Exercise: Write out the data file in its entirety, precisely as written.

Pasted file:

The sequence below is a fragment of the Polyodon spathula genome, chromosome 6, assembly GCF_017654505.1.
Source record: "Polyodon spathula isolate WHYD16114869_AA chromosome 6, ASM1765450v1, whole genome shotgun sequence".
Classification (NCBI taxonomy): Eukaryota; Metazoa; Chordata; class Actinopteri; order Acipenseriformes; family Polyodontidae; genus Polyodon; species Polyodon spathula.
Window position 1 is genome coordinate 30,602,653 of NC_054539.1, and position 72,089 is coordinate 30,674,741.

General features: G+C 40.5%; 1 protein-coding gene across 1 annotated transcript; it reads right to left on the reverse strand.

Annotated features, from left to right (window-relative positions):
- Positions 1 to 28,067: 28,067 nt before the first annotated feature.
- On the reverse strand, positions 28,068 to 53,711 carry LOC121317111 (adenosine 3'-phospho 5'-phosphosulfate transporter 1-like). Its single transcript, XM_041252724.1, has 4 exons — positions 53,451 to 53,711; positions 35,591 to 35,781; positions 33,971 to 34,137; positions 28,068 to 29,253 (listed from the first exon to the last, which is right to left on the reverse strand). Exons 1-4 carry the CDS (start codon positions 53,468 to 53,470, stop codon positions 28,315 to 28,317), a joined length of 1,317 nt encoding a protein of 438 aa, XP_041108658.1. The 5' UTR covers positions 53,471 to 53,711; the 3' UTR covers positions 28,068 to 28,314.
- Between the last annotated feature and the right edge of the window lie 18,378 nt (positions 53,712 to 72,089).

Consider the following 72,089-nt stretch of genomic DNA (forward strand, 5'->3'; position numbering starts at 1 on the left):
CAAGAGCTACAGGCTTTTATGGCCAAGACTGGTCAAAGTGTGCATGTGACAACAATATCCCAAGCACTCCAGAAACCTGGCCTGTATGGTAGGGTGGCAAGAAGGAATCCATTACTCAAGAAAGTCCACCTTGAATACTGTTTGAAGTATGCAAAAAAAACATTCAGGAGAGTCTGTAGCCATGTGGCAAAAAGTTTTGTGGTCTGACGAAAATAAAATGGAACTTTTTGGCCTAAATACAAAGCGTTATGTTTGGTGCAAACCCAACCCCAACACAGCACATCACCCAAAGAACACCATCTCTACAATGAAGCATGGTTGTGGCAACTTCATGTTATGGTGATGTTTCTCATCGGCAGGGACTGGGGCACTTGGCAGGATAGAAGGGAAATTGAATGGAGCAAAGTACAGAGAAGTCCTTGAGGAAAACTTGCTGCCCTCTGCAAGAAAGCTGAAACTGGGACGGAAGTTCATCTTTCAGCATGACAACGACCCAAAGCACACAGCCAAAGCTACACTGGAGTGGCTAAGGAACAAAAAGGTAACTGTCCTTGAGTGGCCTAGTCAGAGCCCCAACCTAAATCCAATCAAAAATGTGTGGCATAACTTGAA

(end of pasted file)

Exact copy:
The sequence below is a fragment of the Polyodon spathula genome, chromosome 6, assembly GCF_017654505.1.
Source record: "Polyodon spathula isolate WHYD16114869_AA chromosome 6, ASM1765450v1, whole genome shotgun sequence".
Classification (NCBI taxonomy): Eukaryota; Metazoa; Chordata; class Actinopteri; order Acipenseriformes; family Polyodontidae; genus Polyodon; species Polyodon spathula.
Window position 1 is genome coordinate 30,602,653 of NC_054539.1, and position 72,089 is coordinate 30,674,741.

General features: G+C 40.5%; 1 protein-coding gene across 1 annotated transcript; it reads right to left on the reverse strand.

Annotated features, from left to right (window-relative positions):
- Positions 1 to 28,067: 28,067 nt before the first annotated feature.
- On the reverse strand, positions 28,068 to 53,711 carry LOC121317111 (adenosine 3'-phospho 5'-phosphosulfate transporter 1-like). Its single transcript, XM_041252724.1, has 4 exons — positions 53,451 to 53,711; positions 35,591 to 35,781; positions 33,971 to 34,137; positions 28,068 to 29,253 (listed from the first exon to the last, which is right to left on the reverse strand). Exons 1-4 carry the CDS (start codon positions 53,468 to 53,470, stop codon positions 28,315 to 28,317), a joined length of 1,317 nt encoding a protein of 438 aa, XP_041108658.1. The 5' UTR covers positions 53,471 to 53,711; the 3' UTR covers positions 28,068 to 28,314.
- Between the last annotated feature and the right edge of the window lie 18,378 nt (positions 53,712 to 72,089).

Consider the following 72,089-nt stretch of genomic DNA (forward strand, 5'->3'; position numbering starts at 1 on the left):
CAAGAGCTACAGGCTTTTATGGCCAAGACTGGTCAAAGTGTGCATGTGACAACAATATCCCAAGCACTCCAGAAACCTGGCCTGTATGGTAGGGTGGCAAGAAGGAATCCATTACTCAAGAAAGTCCACCTTGAATACTGTTTGAAGTATGCAAAAAAAACATTCAGGAGAGTCTGTAGCCATGTGGCAAAAAGTTTTGTGGTCTGACGAAAATAAAATGGAACTTTTTGGCCTAAATACAAAGCGTTATGTTTGGTGCAAACCCAACCCCAACACAGCACATCACCCAAAGAACACCATCTCTACAATGAAGCATGGTTGTGGCAACTTCATGTTATGGTGATGTTTCTCATCGGCAGGGACTGGGGCACTTGGCAGGATAGAAGGGAAATTGAATGGAGCAAAGTACAGAGAAGTCCTTGAGGAAAACTTGCTGCCCTCTGCAAGAAAGCTGAAACTGGGACGGAAGTTCATCTTTCAGCATGACAACGACCCAAAGCACACAGCCAAAGCTACACTGGAGTGGCTAAGGAACAAAAAGGTAACTGTCCTTGAGTGGCCTAGTCAGAGCCCCAACCTAAATCCAATCAAAAATGTGTGGCATAACTTGAA